A petition created and back by a group of long-time advocates for the bisexual community, asking the LGB Alliance to remove the “B” from its branding, said: “High profile supporters… have made public statements of biphobia with one well known supporter, Julie Bindel, being famous for her disproportionate hatred of bisexual people, and another, Sarah Ditum, expressing distaste for bisexual people.”

The petition also links to a tweet from Ditum saying she finds “bisexual aggravating as a label” because it categorises people in a “meaningless” way and is “erasing of women”.

Ditum, who identifies as bisexual despite finding the label “aggravating”, also told PinkNews that her comment “in no way suggests distaste for bi people and particularly not for bi women”. She added that “it is, obviously, a reflection on the label itself and on the appropriateness of gender neutral labels in the highly gendered world of sex”.

“LGB Alliance have chosen not to distance themselves from these sentiments,” the group added.

“[The group] are cynically leveraging the bi community to further their agenda. We do not believe that LGB Alliance intend to genuinely include bisexual people in their mission.”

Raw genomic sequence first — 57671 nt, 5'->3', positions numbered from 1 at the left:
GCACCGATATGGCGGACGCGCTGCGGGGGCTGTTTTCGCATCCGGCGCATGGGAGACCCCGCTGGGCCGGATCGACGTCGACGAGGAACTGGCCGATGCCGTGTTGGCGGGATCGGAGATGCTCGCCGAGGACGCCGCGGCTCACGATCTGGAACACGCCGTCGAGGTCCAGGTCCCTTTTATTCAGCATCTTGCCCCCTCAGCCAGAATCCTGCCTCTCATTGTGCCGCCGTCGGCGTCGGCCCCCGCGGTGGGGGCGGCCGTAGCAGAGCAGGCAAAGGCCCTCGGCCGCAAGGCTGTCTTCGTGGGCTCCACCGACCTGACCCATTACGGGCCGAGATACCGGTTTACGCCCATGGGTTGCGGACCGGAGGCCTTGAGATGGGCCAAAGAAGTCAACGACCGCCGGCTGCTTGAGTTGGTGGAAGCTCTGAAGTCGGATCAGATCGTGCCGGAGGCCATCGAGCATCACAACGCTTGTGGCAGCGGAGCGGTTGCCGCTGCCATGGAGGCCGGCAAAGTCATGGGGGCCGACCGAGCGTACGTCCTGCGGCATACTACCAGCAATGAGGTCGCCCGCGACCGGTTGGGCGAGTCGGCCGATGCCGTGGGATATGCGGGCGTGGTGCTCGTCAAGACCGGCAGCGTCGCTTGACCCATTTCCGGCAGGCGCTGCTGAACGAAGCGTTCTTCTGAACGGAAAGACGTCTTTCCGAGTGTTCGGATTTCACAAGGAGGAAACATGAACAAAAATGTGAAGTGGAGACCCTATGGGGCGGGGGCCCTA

The group has also been called homophobic for its stance on drag queens, who it says are “highly sexualised and only appropriate for adults”.

In a tweet that was immediately labelled “painfully homophobic” by gay author Dr Senthorun Raj, the anti-trans pressure group said: “The increasing used of drag queens in family/young children public events, and in some schools, is concerning.

“Drag is an important part of gay culture, but it is highly sexualised and only appropriate for adults. How can this help normalise being LGB to children?”

In a February 5 update to its “valued supporters” on its JustGiving page, the LGB Alliance says: “We have set up as a limited company and prepared our application for charity status.”

“Once we are a charity, we will be able to apply for grant funding,” the group added.

For an organisation to become a charity, the Charity Commission requires that it have a set of purposes that are “for the public benefit”.

LGB Alliance has been contacted for comment.